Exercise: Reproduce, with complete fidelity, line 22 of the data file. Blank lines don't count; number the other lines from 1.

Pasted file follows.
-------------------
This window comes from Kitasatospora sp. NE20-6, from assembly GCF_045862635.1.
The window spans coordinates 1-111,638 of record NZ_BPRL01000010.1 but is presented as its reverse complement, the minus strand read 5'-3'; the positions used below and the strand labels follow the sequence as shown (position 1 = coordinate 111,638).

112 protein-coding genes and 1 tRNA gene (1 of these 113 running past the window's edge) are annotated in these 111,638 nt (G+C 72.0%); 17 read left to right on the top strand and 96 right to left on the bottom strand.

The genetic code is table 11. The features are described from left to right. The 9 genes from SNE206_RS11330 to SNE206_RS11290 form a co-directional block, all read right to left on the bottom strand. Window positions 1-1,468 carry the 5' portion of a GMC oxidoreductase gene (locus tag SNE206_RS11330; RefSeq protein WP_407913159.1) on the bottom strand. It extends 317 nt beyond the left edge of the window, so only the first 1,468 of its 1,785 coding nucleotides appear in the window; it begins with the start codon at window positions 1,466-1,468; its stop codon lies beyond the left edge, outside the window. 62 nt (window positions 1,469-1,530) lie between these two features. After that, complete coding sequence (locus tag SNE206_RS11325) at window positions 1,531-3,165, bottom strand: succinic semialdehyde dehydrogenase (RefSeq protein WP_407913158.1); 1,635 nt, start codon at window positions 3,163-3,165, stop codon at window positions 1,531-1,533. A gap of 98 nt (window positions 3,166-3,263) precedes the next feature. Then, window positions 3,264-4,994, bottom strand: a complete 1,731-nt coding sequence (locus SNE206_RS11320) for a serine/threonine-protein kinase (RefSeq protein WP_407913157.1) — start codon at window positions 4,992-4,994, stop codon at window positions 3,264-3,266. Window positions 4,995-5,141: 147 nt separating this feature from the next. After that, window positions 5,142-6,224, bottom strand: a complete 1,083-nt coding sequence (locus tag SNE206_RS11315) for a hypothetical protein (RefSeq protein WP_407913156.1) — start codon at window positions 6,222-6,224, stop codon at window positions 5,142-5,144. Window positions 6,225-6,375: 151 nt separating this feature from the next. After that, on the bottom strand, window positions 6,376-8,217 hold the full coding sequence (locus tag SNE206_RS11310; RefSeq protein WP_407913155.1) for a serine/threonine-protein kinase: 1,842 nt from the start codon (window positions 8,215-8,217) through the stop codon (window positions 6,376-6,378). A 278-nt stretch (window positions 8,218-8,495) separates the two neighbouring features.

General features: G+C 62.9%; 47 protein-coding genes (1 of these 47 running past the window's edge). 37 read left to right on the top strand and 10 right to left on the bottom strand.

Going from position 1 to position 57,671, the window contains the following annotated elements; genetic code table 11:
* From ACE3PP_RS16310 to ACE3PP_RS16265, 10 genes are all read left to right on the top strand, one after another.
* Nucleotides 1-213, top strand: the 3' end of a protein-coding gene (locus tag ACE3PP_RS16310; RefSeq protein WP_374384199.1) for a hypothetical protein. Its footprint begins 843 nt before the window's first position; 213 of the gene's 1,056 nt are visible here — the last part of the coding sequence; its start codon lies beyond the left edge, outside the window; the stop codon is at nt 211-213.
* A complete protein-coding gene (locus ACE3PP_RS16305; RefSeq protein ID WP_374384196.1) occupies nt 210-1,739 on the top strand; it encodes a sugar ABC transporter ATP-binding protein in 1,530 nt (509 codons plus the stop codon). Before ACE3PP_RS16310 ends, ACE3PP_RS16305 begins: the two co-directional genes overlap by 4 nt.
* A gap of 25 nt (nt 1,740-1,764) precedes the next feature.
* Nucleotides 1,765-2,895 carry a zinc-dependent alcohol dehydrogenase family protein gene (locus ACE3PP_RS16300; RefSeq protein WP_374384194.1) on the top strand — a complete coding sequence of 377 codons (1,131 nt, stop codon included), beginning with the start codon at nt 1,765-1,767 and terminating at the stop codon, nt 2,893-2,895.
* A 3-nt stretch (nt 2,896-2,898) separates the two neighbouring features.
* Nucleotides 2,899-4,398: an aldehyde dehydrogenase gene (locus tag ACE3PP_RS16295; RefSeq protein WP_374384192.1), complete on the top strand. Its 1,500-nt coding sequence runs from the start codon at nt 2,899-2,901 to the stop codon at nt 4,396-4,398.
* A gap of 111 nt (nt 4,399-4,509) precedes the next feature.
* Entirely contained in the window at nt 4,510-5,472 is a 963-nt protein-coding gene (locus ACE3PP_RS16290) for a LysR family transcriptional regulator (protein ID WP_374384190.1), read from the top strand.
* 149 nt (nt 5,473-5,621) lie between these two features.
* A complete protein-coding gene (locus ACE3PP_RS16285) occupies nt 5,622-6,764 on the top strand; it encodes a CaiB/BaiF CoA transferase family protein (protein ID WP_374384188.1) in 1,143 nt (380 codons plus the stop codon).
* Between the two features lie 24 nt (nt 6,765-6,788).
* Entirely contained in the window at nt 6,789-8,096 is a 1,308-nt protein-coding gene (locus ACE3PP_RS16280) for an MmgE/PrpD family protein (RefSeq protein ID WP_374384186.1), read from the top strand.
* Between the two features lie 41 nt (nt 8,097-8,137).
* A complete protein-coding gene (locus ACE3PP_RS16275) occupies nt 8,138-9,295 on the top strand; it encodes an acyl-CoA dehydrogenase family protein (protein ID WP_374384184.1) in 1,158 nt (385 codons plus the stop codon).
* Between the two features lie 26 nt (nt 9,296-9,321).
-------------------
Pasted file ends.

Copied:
* Between the two features lie 26 nt (nt 9,296-9,321).